2020 U.S. election impacts
Historically, presidential election cycles can influence stock prices over the near-term. This fall, COVID-19 trends and distinct policy proposals from President Trump and Former Vice President Biden could have implications for the economy, taxation and stock market longer-term. The Ameriprise Investment Research Group provides balanced, strategic insights that can help you put current conditions into perspective within a long-term investment portfolio.
Evaluating the candidate platforms
Evaluating Biden's plan for America
Former Vice President Joe Biden's campaign team released several tax and spending proposals. Together, they supply a detailed picture of the policy direction he would take. This report from the Ameriprise Investment Research Group provides a summary of Biden’s proposals and outlines several potential investment implications.
Trump administration priorities for a second term
President Trump renewed the Republican policy platform from 2016, continuing work that has implications for the U.S. economy and markets. He also issued 50 core priorities for a second term. This report from the Ameriprise Investment Research Group summarizes implications for the economy, taxation and capital markets.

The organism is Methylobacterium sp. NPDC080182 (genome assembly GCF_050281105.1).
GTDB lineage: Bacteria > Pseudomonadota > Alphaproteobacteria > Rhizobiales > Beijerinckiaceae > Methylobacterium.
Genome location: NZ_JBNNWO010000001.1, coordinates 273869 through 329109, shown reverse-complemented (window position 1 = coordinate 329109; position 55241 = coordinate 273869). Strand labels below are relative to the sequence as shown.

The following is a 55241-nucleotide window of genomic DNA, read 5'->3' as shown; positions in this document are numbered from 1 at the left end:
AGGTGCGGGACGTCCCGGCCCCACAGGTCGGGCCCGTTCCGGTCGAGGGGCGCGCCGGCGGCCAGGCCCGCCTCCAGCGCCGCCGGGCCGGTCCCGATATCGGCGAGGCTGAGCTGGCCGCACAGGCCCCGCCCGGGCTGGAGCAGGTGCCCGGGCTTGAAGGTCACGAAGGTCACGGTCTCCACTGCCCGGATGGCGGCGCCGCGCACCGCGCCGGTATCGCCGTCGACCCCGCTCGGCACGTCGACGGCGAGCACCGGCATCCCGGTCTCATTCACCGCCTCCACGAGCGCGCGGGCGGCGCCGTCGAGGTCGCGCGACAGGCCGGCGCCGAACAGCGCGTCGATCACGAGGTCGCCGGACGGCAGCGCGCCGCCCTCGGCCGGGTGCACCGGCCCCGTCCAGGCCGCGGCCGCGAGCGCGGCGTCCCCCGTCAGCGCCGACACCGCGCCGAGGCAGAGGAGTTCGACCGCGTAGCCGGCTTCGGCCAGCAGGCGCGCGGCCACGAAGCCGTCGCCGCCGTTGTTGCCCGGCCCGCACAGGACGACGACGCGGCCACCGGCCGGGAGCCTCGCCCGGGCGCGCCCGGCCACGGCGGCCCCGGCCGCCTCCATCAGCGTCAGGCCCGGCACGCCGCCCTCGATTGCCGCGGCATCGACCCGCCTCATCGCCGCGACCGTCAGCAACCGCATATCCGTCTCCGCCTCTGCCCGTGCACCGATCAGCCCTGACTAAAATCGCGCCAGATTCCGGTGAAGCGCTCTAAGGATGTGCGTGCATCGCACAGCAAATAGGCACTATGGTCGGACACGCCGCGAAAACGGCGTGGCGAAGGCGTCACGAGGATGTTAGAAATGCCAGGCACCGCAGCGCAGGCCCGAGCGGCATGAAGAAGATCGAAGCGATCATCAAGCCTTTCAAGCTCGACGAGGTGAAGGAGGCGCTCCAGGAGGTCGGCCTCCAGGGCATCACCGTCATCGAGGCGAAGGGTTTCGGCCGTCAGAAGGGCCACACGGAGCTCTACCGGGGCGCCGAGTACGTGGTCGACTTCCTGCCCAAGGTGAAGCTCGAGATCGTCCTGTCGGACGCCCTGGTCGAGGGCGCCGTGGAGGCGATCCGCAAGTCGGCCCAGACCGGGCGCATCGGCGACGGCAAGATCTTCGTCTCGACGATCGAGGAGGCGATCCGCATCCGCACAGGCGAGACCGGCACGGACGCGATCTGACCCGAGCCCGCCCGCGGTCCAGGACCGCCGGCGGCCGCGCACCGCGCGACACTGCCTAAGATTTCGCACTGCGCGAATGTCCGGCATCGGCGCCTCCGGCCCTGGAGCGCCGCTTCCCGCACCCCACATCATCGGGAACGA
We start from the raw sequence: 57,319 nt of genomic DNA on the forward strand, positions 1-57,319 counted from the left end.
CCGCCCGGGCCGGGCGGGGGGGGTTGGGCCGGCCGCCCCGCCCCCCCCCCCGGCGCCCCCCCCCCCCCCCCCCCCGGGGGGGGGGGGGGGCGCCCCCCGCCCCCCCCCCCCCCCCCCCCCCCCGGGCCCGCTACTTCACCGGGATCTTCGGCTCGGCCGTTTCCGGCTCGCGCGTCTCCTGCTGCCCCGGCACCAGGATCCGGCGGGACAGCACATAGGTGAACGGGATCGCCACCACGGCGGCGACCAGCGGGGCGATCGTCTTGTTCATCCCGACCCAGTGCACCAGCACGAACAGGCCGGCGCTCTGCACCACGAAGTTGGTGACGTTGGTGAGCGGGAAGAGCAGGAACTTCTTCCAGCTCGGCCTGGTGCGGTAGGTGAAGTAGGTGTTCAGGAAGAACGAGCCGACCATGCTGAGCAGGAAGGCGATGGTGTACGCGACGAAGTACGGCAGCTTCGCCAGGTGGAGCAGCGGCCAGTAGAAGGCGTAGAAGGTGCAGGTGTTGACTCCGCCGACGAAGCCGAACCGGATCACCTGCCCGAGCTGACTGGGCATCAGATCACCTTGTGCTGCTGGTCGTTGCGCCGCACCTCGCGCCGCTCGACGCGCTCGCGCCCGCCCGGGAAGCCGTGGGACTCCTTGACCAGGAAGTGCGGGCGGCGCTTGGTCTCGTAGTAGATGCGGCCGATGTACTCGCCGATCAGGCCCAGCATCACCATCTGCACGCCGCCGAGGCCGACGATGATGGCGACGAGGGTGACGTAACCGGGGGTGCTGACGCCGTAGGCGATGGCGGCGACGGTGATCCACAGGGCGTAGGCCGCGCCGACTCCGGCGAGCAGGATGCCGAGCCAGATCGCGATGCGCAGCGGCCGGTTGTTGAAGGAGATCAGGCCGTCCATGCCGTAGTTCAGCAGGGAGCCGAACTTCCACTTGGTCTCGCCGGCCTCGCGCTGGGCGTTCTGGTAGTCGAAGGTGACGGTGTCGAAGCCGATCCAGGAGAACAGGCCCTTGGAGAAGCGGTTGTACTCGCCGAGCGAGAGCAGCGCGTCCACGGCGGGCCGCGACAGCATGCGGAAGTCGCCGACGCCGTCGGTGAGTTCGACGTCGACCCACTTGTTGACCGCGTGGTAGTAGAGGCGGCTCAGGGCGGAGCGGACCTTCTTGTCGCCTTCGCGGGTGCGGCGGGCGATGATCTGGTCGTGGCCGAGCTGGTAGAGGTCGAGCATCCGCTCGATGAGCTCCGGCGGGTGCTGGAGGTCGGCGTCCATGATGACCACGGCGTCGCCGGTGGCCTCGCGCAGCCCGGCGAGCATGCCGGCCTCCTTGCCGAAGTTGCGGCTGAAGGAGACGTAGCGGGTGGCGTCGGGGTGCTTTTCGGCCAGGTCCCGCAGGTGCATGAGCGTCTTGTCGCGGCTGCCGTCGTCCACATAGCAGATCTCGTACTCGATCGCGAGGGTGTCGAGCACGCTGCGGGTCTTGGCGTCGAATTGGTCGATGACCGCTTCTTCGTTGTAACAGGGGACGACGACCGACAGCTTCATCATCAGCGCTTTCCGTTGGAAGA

Strategic investor insights for presidential election cycles
In an effort to identify discernable market patterns, much attention has been paid over the years to the so-called presidential cycle of average annual stock market returns. Read our summary of historical election-cycle market performance and stock-price volatility. We also highlight trends for the U.S. economy, deficit spending and market performance during various political cycles.
Election year market volatility
Market volatility tends to rise in the fall during both election years and non-election years. However, election years tend to have higher volatility in the spring as voters participate in primaries, and there are often a number of candidates running for office. Interestingly volatility in election years tends to be lower in the summer, as the presidential field typically narrows.
Sources: Bloomberg, Standard and Poor’s. S&P 30 day volatility during election years based on calendar month. Data as of 03/31/2020, beginning in 1946. Past performance does not guarantee future results.
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